Binti

binti smallTitle: Binti

Author: Nnedi Okorafor

Summary: Her name is Binti, and she is the first of the Himba people ever to be offered a place at Oomza University, the finest institution of higher learning in the galaxy. But to accept the offer will mean giving up her place in her family to travel between the stars among strangers who do not share her ways or respect her customs.

Knowledge comes at a cost, one that Binti is willing to pay, but her journey will not be easy. The world she seeks to enter has long warred with the Meduse, an alien race that has become the stuff of nightmares. Oomza University has wronged the Meduse, and Binti’s stellar travel will bring her within their deadly reach.

If Binti hopes to survive the legacy of a war not of her making, she will need both the the gifts of her people and the wisdom enshrined within the University, itselfbut first she has to make it there, alive.

Rating: ★★★★☆ 4/5

Review: I read and enjoyed Okorafor’s Lagoongosh, five years ago now! I had mixed feelings on that book, mostly thanks to my own expectations. I’m a little sad it took me so long to pick up another of her books, because I loved Binti!

Binti is a short book at only 90 pages, but those 90 pages pack a lot of world building, character exploration, and story. It felt significantly longer than it is and most definitely in a good way!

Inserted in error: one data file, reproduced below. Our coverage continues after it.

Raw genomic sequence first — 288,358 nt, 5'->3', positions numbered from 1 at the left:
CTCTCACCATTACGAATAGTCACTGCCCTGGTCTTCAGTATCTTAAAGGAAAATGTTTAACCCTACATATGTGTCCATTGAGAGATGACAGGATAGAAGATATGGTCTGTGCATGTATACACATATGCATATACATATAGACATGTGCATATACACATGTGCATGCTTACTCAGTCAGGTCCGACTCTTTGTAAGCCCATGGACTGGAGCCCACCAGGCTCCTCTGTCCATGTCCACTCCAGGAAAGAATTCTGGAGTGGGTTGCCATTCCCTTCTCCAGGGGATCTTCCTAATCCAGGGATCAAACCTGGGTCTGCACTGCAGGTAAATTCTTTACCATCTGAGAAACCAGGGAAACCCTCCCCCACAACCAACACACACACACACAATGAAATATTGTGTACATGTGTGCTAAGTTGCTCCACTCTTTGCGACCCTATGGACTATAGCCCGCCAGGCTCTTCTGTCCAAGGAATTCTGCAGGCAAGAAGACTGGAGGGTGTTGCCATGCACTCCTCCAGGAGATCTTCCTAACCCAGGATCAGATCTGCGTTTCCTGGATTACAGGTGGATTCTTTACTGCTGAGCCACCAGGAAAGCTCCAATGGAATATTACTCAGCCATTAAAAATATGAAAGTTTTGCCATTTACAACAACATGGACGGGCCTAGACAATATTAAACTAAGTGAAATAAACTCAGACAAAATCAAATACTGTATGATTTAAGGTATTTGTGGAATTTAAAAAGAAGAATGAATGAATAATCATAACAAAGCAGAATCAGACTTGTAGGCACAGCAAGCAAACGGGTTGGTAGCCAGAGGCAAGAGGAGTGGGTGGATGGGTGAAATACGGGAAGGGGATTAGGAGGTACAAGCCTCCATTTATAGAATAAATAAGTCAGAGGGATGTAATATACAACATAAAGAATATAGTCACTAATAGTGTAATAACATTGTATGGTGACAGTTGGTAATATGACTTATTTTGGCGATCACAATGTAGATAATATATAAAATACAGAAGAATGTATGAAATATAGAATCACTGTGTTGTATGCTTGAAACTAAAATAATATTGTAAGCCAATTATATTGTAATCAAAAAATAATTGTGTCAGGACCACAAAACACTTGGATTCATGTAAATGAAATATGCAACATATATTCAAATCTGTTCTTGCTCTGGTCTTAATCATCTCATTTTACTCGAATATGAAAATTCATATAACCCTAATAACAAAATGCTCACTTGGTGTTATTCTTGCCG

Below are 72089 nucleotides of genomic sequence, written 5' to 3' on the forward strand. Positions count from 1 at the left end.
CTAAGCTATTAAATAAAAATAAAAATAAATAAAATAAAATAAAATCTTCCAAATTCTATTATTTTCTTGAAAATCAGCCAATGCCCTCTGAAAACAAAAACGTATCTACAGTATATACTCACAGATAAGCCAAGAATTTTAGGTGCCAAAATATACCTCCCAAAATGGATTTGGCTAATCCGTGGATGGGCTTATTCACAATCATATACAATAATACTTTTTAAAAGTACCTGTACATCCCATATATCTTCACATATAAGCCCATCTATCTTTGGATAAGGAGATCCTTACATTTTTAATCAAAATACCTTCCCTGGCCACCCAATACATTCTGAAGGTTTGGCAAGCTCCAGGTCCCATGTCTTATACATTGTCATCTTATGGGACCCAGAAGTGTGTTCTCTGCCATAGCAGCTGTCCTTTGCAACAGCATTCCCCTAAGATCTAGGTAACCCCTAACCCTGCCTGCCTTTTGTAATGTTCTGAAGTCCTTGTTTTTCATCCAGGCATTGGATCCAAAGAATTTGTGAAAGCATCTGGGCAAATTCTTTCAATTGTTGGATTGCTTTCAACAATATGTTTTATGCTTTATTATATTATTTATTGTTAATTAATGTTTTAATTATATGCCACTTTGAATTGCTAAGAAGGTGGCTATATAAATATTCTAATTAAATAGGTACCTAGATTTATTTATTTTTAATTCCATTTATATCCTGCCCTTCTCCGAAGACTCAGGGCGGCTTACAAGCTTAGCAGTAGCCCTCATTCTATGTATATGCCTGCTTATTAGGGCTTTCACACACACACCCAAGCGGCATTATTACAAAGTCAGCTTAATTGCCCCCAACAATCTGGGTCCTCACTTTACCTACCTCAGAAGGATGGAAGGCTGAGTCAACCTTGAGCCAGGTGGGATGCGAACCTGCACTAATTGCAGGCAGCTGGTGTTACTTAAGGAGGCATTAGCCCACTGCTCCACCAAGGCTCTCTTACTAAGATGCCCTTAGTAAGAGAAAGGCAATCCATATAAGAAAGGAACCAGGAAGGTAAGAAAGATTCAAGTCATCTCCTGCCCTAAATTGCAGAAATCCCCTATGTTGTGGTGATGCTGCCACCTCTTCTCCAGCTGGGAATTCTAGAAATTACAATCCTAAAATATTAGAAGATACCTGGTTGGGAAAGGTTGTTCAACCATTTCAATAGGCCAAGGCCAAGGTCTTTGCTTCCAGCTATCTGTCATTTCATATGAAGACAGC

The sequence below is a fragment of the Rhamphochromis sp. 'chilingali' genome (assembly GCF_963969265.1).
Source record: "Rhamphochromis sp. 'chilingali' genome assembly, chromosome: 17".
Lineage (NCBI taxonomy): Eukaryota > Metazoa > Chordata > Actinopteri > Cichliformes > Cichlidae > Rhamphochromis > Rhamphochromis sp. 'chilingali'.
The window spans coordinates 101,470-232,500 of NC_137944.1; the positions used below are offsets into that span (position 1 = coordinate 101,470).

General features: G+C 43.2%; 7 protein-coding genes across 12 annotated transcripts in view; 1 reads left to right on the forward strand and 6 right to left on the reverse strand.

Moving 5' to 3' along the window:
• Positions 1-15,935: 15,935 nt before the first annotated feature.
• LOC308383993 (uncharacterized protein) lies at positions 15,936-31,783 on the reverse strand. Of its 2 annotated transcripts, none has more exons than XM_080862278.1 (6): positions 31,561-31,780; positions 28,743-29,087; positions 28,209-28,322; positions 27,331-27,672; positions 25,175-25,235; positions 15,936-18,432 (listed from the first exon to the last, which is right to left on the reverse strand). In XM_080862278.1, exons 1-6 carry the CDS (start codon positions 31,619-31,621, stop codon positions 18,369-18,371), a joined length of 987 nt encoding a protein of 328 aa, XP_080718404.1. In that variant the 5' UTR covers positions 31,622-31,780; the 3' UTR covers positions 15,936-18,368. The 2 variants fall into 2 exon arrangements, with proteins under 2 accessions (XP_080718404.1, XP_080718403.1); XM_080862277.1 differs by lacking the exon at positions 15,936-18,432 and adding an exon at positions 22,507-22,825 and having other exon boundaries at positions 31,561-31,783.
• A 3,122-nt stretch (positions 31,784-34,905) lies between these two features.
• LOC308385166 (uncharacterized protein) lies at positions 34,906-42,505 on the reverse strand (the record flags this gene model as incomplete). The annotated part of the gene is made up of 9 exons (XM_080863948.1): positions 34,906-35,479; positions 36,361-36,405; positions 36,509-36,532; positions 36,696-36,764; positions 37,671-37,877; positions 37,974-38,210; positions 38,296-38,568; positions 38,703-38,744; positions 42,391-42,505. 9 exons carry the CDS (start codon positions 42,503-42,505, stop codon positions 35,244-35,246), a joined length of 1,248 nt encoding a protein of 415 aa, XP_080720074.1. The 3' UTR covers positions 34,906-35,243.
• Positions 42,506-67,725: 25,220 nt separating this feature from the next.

Binti is the main character, ostracised from her home for sneaking away to go to university, she is an outsider in every way. I liked her immediately. There are quite a few other characters mentioned in passing, but only a couple we spend any significant time with. Okwu is the other important character, and even though at first there is strong animosity between them and Binti, I liked Okwu immediately.

Considering most of the story is spent on a spaceship, and a significant portion with Binti confined to one room of that ship, we get such a sense of several different worlds. Binti’s home world, Oomza University, as well space travel and how it works (living, breathing spaceships? I want to know more!). We also hear about multiple cultures and species, how war has spread between them, and how even through all their differences the motivations and emotionsthe good and the badare so very recognisable and relatable.

It’s just a great story told beautifully and succinctly. I can’t wait to read the sequel and to see more about Binti and Okwu, their time at university, and the worlds only glimpsed so far.

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